In our news wrap Friday, both President Donald Trump and former President Barack Obama are hitting the campaign trail on the final Friday before the midterm elections. Obama was in Miami to boost Democratic candidates in the state’s governor and Senate races. President Trump seemed to backtrack on his suggestion that U.S. soldiers could shoot migrants who throw rocks at them.
Read the Full Transcript
It is the final weekend before the midterm elections, and the verbal combat is heating up tonight between President Trump and his predecessor.
In Miami this afternoon, former President Obama rallied for Democrats in Florida's governor and Senate races. Without naming Mr. Trump, he urged voters to reject political division.
I'm hopeful that we will cut through the lies, block out the noise, and remember who we are and who we are called to be. I'm hopeful that out of this political darkness, I see a great awakening of citizenship all across the country.
Later, President Trump rejected the Obama criticism, as he campaigned in Huntington, West Virginia.
President Donald Trump:
But I heard President Obama speak today. I had to listen. I was in the plane. I had nothing else to do. And I heard him talk about telling the truth.
Lie after lie, broken promise after broken promise, that's what he did. Unlike President Obama, we live by a different motto. It's called promises made, promises kept.
Meanwhile, the president's former personal lawyer, Michael Cohen, says Mr. Trump repeatedly used racist language. In a "Vanity Fair" interview, he recalls watching a campaign rally on TV, and noting the crowd was mostly white.
According to Cohen, Mr. Trump responded — quote — "That's because black people are too stupid to vote for me."
Cohen has pleaded guilty to campaign finance violations, and is now cooperating with federal prosecutors.
The president appeared to backtrack today on suggesting that U.S. soldiers might shoot migrants who throw rocks at them. Instead, he said rock-throwers will be locked up for a long time. Later, he also said he hopes there will be no more shooting.
The FBI has recovered a second apparent pipe bomb addressed to billionaire Tom Steyer. Officials say it is similar to others allegedly mailed to top Democrats and critics of President Trump. The man accused of sending the packages, Cesar Sayoc, agreed today to be transferred to New York to stand trial. He appeared briefly in court in Miami.
The U.S. economy turned in a strong performance last month, the last numbers before the election. The Labor Department says employers added a net 250,000 jobs, more than expected. Average pay rose 3.1 percent over the last 12 months. That's the most since 2009. And unemployment held at 3.7 percent, a figure that White House economist Kevin Hassett welcomed.
There's a big increase in labor force participation, and since President Trump was elected, 1.3 million people who were out of the labor force, who were disconnected from work, and, you know, and satisfying, productive life and occupation, have reconnected and gotten jobs.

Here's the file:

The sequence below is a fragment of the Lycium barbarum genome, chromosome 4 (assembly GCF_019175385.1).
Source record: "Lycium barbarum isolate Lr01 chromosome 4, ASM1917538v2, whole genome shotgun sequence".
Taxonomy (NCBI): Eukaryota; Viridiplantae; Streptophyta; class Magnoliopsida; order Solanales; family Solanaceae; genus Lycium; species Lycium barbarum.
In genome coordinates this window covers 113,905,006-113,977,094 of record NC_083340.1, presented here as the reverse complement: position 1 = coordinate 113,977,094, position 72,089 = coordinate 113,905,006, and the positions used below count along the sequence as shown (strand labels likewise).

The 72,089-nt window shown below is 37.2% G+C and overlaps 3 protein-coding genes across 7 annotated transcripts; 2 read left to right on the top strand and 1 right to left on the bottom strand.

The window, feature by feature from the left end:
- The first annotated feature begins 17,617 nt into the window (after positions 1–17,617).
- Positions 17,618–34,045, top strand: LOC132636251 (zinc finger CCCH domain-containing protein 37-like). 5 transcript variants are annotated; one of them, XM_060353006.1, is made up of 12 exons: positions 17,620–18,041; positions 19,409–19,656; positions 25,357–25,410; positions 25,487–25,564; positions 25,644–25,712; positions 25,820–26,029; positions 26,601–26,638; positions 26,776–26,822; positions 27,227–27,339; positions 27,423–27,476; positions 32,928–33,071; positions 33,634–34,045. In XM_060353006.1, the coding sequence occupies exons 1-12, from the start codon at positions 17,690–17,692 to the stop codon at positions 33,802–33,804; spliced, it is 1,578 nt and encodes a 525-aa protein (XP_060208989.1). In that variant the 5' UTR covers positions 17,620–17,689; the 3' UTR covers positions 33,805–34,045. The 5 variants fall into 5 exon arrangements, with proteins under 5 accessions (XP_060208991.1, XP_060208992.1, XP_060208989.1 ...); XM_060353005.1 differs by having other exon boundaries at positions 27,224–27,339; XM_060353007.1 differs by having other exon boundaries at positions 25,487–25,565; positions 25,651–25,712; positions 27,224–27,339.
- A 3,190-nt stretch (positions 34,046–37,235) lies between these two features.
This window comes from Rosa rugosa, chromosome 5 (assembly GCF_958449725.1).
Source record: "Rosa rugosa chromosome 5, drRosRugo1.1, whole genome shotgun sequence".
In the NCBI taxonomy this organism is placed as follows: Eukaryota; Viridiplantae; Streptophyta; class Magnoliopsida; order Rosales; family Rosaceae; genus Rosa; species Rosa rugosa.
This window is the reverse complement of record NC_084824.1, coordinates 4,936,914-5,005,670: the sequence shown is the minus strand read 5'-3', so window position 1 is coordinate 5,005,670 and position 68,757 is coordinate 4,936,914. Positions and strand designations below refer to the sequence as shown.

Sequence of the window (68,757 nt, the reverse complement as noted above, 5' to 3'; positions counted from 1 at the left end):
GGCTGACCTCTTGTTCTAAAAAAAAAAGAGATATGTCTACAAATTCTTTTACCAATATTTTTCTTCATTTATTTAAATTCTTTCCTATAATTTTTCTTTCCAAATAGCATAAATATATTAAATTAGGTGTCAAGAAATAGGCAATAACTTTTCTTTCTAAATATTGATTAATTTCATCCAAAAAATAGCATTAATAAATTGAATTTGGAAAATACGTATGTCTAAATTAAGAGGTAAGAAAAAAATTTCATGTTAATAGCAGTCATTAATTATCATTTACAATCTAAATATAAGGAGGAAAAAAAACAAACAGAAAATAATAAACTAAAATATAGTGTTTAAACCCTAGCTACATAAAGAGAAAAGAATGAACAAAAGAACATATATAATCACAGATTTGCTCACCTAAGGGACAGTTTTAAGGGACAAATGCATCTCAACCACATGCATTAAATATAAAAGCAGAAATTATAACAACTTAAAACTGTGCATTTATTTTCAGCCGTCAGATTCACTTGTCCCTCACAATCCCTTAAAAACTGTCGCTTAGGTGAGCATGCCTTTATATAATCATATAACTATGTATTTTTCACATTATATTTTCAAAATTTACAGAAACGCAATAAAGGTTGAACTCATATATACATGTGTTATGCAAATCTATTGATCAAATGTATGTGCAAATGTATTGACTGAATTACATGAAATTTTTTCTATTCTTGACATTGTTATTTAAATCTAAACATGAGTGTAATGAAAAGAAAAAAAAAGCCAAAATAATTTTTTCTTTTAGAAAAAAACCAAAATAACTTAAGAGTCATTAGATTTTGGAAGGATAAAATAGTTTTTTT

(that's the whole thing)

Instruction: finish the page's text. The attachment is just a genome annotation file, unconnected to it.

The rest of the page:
Separately, the U.S. trade deficit expanded in September for the fourth straight month. It was fueled by a record imbalance with China. We will take a closer look at all this after the news summary.
This was the final day of the funerals for victims of the synagogue massacre in Pittsburgh. In all, 11 people were killed by a gunman last Saturday. The oldest, 97-year-old Rose Mallinger, was laid to rest today.
New warnings today from the United Nations, on famine conditions in Yemen. The U.N. Population Fund said that some two million Yemeni mothers face starvation.
And in New York, Secretary-General Antonio Guterres said that Yemen is standing at a precipice.
On the humanitarian side, the situation is desperate. We must do all we can to prevent the already dire conditions from deteriorating into the worst famine we have seen in decades. But, on the political side, there are signs of hope, and we must do all we can to maximize the chances for success.
Earlier this week, the United States also called for a halt to the fighting in Yemen. It pits a Sunni coalition led by Saudi Arabia against Shiite rebels aligned with Iran.
Back in this country, drug overdose deaths rose to an all-time high in 2017, driven by the opioid crisis. The U.S. Drug Enforcement Agency reports 72,000 people died of overdoses last year. That's about 200 a day. And that is nearly twice the numbers of traffic fatalities and gun deaths each year.
The U.S. Supreme Court late today refused to delay a trial over adding a citizenship question to the 2020 census. A dozen states and cities are challenging the decision to include the question for the first time since 1950. The trial is now set to begin Monday.
And on Wall Street, the rally ended as tech shares slumped. The Dow Jones industrial average lost 110 points to close at 25270. The Nasdaq fell 77, and the S&P 500 slipped 17. But all three indexes still gained more than 2 percent for the week. For the S&P and the Nasdaq, it was the best week since May.